Golden-headed lion tamarins are endemic to Brazil and are found in small and disjunctive areas of forest in the coastal states of Bahia and Minas Gerais (Rylands et al. 2002a). They are the northernmost species of lion tamarins and are found in the very southeastern area of Bahia and the extreme northeast of Minas Gerais within 150 km (93.2 mi) of the Atlantic coast and at altitudes below 500 m (1640 ft). The range is bound by the Rio de Contas in the north, the Rio Jequitinhonha in the south, the Atlantic Ocean in the east, and a change in altitude and vegetation in the west (de S. Pinto & Rylands 1997). The total area extends over about 19,000 km² (7336 mi²), but the forests in which they are found are highly fragmented because of land use activities including cattle ranching and cocoa cultivation. They are found in over 100 sites throughout their range, but are protected only in Bahia at Una Biological Reserve, a 94 km² (36.3 mi²) area that has a golden-headed lion tamarin population of 450 individuals as of 2000 (de S. Pinto & Rylands 1997; Rylands et al. 2002a; Cruz pers. comm.). There are more golden-headed lion tamarins than all of the other three species combined (L. rosalia, L. chrysopygus, and L. caissara), with the total wild population estimated to be between 6,000 and 15,000 individuals (de S. Pinto & Rylands 1997). There are about 600 golden-headed lion tamarins in captivity around the world (Rylands et al. 2002a).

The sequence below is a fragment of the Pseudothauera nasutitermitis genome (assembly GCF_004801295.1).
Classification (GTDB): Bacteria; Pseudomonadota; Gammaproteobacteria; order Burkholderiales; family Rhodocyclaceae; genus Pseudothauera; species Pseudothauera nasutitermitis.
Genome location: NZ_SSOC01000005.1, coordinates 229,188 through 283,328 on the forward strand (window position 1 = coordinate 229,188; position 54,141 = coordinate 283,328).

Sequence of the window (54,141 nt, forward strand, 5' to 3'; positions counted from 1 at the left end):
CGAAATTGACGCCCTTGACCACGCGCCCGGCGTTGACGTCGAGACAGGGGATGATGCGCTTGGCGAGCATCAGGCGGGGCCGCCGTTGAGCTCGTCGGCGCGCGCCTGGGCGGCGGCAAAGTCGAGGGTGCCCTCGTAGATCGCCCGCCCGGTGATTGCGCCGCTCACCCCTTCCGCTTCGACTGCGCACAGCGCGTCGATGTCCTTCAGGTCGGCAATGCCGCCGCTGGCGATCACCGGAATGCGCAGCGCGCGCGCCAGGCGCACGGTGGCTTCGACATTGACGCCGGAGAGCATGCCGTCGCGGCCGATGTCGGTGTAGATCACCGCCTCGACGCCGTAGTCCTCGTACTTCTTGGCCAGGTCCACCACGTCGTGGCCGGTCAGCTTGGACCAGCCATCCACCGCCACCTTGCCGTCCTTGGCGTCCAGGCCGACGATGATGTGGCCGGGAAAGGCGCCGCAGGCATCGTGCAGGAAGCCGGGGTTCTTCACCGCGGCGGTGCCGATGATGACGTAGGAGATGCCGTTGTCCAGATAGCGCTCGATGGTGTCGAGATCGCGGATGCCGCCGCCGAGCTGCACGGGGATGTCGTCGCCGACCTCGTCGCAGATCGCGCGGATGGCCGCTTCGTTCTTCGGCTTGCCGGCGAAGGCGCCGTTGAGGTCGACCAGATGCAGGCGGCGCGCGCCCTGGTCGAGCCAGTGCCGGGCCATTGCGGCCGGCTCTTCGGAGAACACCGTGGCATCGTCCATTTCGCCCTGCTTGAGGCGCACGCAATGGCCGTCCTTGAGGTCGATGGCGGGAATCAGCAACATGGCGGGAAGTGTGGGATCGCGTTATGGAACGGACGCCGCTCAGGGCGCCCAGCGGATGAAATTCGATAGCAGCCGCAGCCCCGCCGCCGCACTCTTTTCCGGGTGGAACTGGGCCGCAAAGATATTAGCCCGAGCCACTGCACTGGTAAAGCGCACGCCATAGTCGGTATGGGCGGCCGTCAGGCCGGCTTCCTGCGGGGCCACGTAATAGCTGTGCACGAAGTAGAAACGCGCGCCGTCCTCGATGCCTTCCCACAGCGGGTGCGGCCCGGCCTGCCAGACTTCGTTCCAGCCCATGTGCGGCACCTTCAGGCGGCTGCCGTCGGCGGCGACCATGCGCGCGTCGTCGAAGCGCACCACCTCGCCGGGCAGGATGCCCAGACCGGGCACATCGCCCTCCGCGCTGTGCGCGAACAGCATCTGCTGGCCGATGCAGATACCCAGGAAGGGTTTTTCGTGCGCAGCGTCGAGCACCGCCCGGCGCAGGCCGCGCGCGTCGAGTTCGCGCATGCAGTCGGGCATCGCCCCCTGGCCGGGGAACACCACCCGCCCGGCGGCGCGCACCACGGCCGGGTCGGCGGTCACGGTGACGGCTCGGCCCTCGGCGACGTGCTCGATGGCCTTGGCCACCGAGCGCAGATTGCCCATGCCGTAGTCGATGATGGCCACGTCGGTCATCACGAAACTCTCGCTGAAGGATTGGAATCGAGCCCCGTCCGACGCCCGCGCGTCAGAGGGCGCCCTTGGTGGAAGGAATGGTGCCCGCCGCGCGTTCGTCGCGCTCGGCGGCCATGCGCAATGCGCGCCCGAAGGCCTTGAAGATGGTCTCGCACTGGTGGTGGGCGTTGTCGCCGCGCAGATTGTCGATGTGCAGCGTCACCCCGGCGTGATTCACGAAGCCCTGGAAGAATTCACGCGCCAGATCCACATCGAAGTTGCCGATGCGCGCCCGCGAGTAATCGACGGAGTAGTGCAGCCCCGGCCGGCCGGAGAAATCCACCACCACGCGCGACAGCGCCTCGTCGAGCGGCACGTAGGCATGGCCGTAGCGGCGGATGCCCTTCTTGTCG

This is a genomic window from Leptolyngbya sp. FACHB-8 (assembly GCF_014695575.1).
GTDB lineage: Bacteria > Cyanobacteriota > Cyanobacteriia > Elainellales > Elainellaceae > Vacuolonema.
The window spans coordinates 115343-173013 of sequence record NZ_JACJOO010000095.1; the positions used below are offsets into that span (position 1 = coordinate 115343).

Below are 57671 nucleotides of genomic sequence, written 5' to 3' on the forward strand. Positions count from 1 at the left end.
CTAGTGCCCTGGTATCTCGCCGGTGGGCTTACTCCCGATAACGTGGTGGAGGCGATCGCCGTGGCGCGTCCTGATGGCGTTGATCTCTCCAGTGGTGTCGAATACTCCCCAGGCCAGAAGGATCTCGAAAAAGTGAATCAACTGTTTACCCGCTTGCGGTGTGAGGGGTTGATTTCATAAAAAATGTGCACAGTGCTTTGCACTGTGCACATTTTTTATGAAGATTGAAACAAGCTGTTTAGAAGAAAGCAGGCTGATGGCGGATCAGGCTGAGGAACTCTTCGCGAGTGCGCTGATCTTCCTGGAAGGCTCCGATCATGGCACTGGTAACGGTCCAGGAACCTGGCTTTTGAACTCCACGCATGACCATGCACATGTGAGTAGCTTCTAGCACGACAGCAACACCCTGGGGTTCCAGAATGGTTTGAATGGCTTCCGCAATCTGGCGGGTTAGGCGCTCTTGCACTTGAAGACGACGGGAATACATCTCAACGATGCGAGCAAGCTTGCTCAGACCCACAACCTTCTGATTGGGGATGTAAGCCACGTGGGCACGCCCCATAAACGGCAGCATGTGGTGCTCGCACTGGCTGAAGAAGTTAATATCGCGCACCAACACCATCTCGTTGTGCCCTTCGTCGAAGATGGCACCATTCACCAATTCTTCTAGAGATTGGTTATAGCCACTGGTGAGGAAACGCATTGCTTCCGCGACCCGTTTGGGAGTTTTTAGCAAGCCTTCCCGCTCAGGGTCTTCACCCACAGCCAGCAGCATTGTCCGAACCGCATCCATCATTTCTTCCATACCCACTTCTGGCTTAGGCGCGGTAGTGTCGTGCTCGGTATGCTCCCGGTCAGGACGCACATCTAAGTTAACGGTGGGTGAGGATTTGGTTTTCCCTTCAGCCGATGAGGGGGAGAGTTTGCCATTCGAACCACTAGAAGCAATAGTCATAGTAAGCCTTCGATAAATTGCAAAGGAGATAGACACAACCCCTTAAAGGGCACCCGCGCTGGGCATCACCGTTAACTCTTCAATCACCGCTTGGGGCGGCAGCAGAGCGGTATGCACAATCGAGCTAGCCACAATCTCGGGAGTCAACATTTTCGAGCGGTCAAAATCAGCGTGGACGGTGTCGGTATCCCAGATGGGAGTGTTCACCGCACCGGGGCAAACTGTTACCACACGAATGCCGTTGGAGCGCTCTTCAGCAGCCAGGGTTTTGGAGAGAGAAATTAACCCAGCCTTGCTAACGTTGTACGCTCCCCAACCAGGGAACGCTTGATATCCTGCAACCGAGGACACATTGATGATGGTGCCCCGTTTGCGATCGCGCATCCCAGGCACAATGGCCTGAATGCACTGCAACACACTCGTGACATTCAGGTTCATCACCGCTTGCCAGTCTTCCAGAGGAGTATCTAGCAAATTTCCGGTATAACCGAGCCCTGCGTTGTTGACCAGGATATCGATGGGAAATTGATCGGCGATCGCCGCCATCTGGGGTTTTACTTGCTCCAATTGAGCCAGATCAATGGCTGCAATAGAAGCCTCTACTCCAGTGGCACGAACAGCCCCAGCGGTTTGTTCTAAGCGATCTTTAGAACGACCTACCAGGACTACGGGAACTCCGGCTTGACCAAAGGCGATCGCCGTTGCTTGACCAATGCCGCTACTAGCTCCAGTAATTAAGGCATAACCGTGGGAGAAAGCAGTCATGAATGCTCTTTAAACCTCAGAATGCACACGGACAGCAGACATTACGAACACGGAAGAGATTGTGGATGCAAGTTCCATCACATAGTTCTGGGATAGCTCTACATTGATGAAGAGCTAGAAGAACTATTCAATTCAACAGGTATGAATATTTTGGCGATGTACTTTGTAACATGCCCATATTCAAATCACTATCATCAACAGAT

Key research on golden-headed lion tamarins began with Adelmar Coimbra-Filho in the early 1970s and revolved around taxonomic history, geographic distribution and habitat type. He was the first to set up a captive breeding colony of the species and was instrumental in getting the land set aside for Una, where long-term research on golden-headed tamarins is still being conducted (Rylands et al. 2002b). Russell Mittermeier, James Dietz, Anthony Rylands, and Becky Raboy have also contributed greatly to the current base of knowledge about wild golden-headed lion tamarins while Kristel De Vleeschouwer and Linda Van Elsacker have been driving forces behind captive research (Rylands et al. 2002b).